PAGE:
MLK Waterfall Repair | Yerba Buena Gardens

Gardens History


With a mixture of open space, cultural facilities, children’s facilities, a convention center, and commercial development, Yerba Buena Gardens is viewed as a model for how to improve public space and urban areas.

A one-of-a-kind community and destination

The guiding vision for Yerba Buena has been that of a genuine neighborhood: a diverse mixture of different uses and constituencies co-existing in a new downtown community. The project, built in a once challenged neighborhood, was integrated into the city, both architecturally and programmatically. An inclusive process resulted in a series of diverse projects being completed that did not ignore the bottom line economics or the aesthetics of the project or neighborhood goals.

Yerba Buena Gardens invites activity for people of all ages and backgrounds. Its central garden, the Esplanade, is the public heart that ties the complex project together and connects it to the surrounding blocks. It also serves as a location for more than 120 cultural events each year. The site includes a bowling center, skating rinks, teen-oriented cultural facilities, and creative programming at the Children’s Creativity Center. An extensive ramp and fountain system, capped by an overlook, connects surrounding restaurants and cafés to the green and performance areas and to the Martin Luther King, Jr., Memorial below, and to Metreon and the Yerba Buena Center for the Arts. SFMOMA’s main entrance across Third St. aligns with the garden's attractions.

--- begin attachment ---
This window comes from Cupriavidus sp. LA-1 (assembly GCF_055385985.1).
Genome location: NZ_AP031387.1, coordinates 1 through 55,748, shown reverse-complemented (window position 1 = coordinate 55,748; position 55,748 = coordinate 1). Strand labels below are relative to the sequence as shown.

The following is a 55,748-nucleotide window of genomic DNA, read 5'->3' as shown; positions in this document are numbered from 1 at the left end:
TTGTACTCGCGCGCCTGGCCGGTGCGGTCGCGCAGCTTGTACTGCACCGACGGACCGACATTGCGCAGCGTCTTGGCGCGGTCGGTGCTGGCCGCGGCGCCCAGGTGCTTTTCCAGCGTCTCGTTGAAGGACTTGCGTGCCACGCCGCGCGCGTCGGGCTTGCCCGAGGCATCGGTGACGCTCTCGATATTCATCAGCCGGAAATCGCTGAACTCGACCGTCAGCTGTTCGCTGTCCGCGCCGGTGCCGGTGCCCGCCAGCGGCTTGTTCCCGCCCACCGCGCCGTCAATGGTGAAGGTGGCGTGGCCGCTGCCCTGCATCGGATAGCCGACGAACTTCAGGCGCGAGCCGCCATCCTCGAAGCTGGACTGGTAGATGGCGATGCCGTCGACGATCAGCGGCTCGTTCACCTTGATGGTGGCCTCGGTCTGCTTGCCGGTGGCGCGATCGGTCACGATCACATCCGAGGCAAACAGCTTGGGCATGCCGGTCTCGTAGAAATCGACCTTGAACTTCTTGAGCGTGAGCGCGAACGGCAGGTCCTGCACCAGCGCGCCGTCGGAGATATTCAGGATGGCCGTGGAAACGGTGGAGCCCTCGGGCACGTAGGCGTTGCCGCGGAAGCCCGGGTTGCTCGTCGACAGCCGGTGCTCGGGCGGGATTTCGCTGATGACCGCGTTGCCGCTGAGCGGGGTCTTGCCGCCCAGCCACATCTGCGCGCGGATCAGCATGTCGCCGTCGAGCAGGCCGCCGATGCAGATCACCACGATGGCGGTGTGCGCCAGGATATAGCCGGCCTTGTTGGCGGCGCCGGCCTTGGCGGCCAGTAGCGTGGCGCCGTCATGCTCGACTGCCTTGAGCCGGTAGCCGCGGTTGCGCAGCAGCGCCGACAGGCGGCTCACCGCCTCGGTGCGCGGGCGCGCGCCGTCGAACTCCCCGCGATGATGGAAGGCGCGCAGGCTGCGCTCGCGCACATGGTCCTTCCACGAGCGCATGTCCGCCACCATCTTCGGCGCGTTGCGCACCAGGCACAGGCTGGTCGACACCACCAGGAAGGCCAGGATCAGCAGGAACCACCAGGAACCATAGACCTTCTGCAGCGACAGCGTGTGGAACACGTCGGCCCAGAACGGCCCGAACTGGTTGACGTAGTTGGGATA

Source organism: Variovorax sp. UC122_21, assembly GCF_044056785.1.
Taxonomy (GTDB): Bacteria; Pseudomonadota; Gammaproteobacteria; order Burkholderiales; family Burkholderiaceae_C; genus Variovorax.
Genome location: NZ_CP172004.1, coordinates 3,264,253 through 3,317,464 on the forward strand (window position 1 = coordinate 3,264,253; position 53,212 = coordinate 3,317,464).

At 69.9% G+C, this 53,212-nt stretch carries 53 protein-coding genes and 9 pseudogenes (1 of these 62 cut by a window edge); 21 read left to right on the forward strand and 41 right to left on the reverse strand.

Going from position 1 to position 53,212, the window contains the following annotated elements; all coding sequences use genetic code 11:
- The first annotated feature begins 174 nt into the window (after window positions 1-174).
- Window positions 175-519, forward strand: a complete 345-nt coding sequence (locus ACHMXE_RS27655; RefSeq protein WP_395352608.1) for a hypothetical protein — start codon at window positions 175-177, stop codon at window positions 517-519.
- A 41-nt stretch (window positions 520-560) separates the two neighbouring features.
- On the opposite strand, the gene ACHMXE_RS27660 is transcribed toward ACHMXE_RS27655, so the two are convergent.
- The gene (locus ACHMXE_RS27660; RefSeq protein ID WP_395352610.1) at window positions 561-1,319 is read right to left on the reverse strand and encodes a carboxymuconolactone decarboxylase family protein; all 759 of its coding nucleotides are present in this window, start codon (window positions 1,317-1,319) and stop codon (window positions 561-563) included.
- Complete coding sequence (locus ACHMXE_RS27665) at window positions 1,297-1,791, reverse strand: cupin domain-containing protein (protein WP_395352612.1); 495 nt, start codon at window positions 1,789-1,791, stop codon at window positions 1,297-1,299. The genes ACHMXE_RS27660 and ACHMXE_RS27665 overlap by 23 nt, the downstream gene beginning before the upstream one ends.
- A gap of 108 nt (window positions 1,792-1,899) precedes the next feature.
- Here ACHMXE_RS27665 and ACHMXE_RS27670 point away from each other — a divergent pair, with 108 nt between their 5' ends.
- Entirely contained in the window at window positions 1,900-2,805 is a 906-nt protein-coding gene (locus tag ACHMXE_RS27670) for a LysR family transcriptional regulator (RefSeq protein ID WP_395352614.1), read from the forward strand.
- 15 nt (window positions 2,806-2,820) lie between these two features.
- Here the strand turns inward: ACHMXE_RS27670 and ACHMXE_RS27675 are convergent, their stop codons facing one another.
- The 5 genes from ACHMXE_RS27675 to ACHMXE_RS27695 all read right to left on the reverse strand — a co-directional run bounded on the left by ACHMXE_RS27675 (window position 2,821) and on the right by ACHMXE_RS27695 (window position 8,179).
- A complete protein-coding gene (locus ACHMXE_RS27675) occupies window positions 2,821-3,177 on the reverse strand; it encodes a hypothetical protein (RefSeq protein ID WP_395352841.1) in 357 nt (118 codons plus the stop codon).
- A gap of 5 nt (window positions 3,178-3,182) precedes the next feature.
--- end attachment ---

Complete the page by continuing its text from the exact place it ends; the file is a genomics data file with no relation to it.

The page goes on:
Yerba Buena Gardens was four decades in the making resulting from the determination of the San Francisco Redevelopment Agency | SFRA, community advocates, committed builders, old and new arts institutions, and civic stakeholders. Some key moments in the site's evolution included:

1976 | Mayor George Moscone embraced a civic vision to combine the construction of a new convention center for the City’s vital visitor industry with the creation of a “public gardens” for all San Francisco residents.

1993-2012 | SFRA oversaw management and operations. After SFRA was dissolved by the State in 2012, the state-authorized local successor agency, the Office of Community Investment and Infrastructure | OCII, assumed the SFRA role.

1993 | The Esplanade and Yerba Buena Center for the Arts opened and the initial Moscone expansion was completed.

1995 | SFMOMA opened adjacent to Yerba Buena Gardens and in 2016 it completed its beautiful expansion, making it one of the largest museums in the world for modern and contemporary art.

1998 | The Central children’s area, including an ice rink, Childcare Center, and Children’s Creativity Museum opened.

1999 | Metreon opened.

2012-2019 | The community in collaboration with the City worked tirelessly to create a new model for the governance, management, and operations of the gardens: They Yerba Buena Gardens Conservancy.

2019 | City approved the Yerba Buena Gardens Conservancy’s 42-year lease: this change completed the shift in the overall management and ownership to a collaborative partnership between the Conservancy and the City of San Francisco: the next era in the successful management of the Gardens.

2019 | The Moscone Convention Center expansion is completed.

*Content from the Rudy Bruner Award given for development of extraordinary urban excellence to serve as national models.